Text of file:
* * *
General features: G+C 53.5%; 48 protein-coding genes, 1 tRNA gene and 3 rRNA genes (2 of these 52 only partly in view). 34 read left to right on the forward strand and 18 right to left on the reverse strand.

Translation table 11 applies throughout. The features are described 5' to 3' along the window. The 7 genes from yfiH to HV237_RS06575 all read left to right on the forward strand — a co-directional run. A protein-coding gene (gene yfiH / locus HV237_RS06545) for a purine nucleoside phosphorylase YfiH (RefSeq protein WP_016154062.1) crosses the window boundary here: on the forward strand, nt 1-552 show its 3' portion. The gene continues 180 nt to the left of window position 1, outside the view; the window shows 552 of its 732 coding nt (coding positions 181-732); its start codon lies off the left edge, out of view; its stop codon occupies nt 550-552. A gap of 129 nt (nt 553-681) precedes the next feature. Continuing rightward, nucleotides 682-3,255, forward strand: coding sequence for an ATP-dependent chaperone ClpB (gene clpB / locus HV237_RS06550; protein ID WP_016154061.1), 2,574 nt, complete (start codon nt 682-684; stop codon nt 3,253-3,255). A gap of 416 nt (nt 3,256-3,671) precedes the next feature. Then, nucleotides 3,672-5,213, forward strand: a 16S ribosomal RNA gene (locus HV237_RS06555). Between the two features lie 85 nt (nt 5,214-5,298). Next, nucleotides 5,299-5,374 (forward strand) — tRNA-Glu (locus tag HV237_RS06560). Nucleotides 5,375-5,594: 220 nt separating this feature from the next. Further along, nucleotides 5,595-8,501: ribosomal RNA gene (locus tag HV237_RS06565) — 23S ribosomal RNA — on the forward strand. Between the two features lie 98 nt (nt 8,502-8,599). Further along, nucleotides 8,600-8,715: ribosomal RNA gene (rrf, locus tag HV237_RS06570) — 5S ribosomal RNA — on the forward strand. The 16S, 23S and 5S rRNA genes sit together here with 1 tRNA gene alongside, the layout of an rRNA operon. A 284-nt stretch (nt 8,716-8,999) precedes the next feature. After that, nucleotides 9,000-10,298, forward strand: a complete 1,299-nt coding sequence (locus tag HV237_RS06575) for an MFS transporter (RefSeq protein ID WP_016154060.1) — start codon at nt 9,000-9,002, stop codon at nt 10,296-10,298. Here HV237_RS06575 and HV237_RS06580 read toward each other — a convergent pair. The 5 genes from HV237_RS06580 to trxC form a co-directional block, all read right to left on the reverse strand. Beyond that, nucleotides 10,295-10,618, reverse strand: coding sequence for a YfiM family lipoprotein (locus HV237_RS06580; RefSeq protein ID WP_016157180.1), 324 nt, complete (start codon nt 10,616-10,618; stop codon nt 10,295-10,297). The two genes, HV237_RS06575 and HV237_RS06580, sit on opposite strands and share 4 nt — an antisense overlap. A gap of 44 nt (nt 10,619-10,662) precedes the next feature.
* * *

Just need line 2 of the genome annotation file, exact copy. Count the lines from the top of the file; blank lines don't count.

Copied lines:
Translation table 11 applies throughout. The features are described 5' to 3' along the window. The 7 genes from yfiH to HV237_RS06575 all read left to right on the forward strand — a co-directional run. A protein-coding gene (gene yfiH / locus HV237_RS06545) for a purine nucleoside phosphorylase YfiH (RefSeq protein WP_016154062.1) crosses the window boundary here: on the forward strand, nt 1-552 show its 3' portion. The gene continues 180 nt to the left of window position 1, outside the view; the window shows 552 of its 732 coding nt (coding positions 181-732); its start codon lies off the left edge, out of view; its stop codon occupies nt 550-552. A gap of 129 nt (nt 553-681) precedes the next feature. Continuing rightward, nucleotides 682-3,255, forward strand: coding sequence for an ATP-dependent chaperone ClpB (gene clpB / locus HV237_RS06550; protein ID WP_016154061.1), 2,574 nt, complete (start codon nt 682-684; stop codon nt 3,253-3,255). A gap of 416 nt (nt 3,256-3,671) precedes the next feature. Then, nucleotides 3,672-5,213, forward strand: a 16S ribosomal RNA gene (locus HV237_RS06555). Between the two features lie 85 nt (nt 5,214-5,298). Next, nucleotides 5,299-5,374 (forward strand) — tRNA-Glu (locus tag HV237_RS06560). Nucleotides 5,375-5,594: 220 nt separating this feature from the next. Further along, nucleotides 5,595-8,501: ribosomal RNA gene (locus tag HV237_RS06565) — 23S ribosomal RNA — on the forward strand. Between the two features lie 98 nt (nt 8,502-8,599). Further along, nucleotides 8,600-8,715: ribosomal RNA gene (rrf, locus tag HV237_RS06570) — 5S ribosomal RNA — on the forward strand. The 16S, 23S and 5S rRNA genes sit together here with 1 tRNA gene alongside, the layout of an rRNA operon. A 284-nt stretch (nt 8,716-8,999) precedes the next feature. After that, nucleotides 9,000-10,298, forward strand: a complete 1,299-nt coding sequence (locus tag HV237_RS06575) for an MFS transporter (RefSeq protein ID WP_016154060.1) — start codon at nt 9,000-9,002, stop codon at nt 10,296-10,298. Here HV237_RS06575 and HV237_RS06580 read toward each other — a convergent pair. The 5 genes from HV237_RS06580 to trxC form a co-directional block, all read right to left on the reverse strand. Beyond that, nucleotides 10,295-10,618, reverse strand: coding sequence for a YfiM family lipoprotein (locus HV237_RS06580; RefSeq protein ID WP_016157180.1), 324 nt, complete (start codon nt 10,616-10,618; stop codon nt 10,295-10,297). The two genes, HV237_RS06575 and HV237_RS06580, sit on opposite strands and share 4 nt — an antisense overlap. A gap of 44 nt (nt 10,619-10,662) precedes the next feature.